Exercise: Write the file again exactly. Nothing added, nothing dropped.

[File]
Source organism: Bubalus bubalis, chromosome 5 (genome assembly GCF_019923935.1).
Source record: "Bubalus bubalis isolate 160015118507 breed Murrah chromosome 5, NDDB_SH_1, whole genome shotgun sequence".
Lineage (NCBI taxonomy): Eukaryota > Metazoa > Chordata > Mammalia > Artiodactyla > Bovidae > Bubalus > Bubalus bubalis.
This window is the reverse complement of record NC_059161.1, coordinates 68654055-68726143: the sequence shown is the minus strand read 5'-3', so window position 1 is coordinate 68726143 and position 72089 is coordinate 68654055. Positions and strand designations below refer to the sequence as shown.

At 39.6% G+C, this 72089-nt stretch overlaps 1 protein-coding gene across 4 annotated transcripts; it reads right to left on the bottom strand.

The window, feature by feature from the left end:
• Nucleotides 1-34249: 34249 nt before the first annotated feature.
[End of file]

Source organism: Bubalus bubalis, chromosome 5 (genome assembly GCF_019923935.1).
Source record: "Bubalus bubalis isolate 160015118507 breed Murrah chromosome 5, NDDB_SH_1, whole genome shotgun sequence".
Lineage (NCBI taxonomy): Eukaryota > Metazoa > Chordata > Mammalia > Artiodactyla > Bovidae > Bubalus > Bubalus bubalis.
This window is the reverse complement of record NC_059161.1, coordinates 68654055-68726143: the sequence shown is the minus strand read 5'-3', so window position 1 is coordinate 68726143 and position 72089 is coordinate 68654055. Positions and strand designations below refer to the sequence as shown.

At 39.6% G+C, this 72089-nt stretch overlaps 1 protein-coding gene across 4 annotated transcripts; it reads right to left on the bottom strand.

The window, feature by feature from the left end:
• Nucleotides 1-34249: 34249 nt before the first annotated feature.